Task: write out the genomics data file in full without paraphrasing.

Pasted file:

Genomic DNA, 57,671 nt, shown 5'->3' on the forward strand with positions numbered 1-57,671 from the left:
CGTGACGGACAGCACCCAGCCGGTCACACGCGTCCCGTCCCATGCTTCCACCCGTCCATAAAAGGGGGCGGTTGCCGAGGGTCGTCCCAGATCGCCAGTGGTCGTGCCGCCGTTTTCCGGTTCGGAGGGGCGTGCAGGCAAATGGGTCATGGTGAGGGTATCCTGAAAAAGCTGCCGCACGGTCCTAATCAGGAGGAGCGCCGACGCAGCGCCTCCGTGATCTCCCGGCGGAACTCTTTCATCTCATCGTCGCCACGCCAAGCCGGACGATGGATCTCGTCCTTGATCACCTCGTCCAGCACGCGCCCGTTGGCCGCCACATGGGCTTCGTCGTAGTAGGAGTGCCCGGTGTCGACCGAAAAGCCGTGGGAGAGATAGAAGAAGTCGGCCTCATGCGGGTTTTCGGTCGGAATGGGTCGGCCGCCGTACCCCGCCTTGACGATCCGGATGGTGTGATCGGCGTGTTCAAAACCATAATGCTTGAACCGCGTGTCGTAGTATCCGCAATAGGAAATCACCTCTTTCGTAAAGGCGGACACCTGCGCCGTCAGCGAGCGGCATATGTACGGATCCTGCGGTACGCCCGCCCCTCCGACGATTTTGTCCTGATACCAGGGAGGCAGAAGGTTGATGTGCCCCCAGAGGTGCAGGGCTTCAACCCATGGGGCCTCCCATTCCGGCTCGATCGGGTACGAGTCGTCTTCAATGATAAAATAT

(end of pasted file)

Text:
Genomic DNA, 57,671 nt, shown 5'->3' on the forward strand with positions numbered 1-57,671 from the left:
CGTGACGGACAGCACCCAGCCGGTCACACGCGTCCCGTCCCATGCTTCCACCCGTCCATAAAAGGGGGCGGTTGCCGAGGGTCGTCCCAGATCGCCAGTGGTCGTGCCGCCGTTTTCCGGTTCGGAGGGGCGTGCAGGCAAATGGGTCATGGTGAGGGTATCCTGAAAAAGCTGCCGCACGGTCCTAATCAGGAGGAGCGCCGACGCAGCGCCTCCGTGATCTCCCGGCGGAACTCTTTCATCTCATCGTCGCCACGCCAAGCCGGACGATGGATCTCGTCCTTGATCACCTCGTCCAGCACGCGCCCGTTGGCCGCCACATGGGCTTCGTCGTAGTAGGAGTGCCCGGTGTCGACCGAAAAGCCGTGGGAGAGATAGAAGAAGTCGGCCTCATGCGGGTTTTCGGTCGGAATGGGTCGGCCGCCGTACCCCGCCTTGACGATCCGGATGGTGTGATCGGCGTGTTCAAAACCATAATGCTTGAACCGCGTGTCGTAGTATCCGCAATAGGAAATCACCTCTTTCGTAAAGGCGGACACCTGCGCCGTCAGCGAGCGGCATATGTACGGATCCTGCGGTACGCCCGCCCCTCCGACGATTTTGTCCTGATACCAGGGAGGCAGAAGGTTGATGTGCCCCCAGAGGTGCAGGGCTTCAACCCATGGGGCCTCCCATTCCGGCTCGATCGGGTACGAGTCGTCTTCAATGATAAAATAT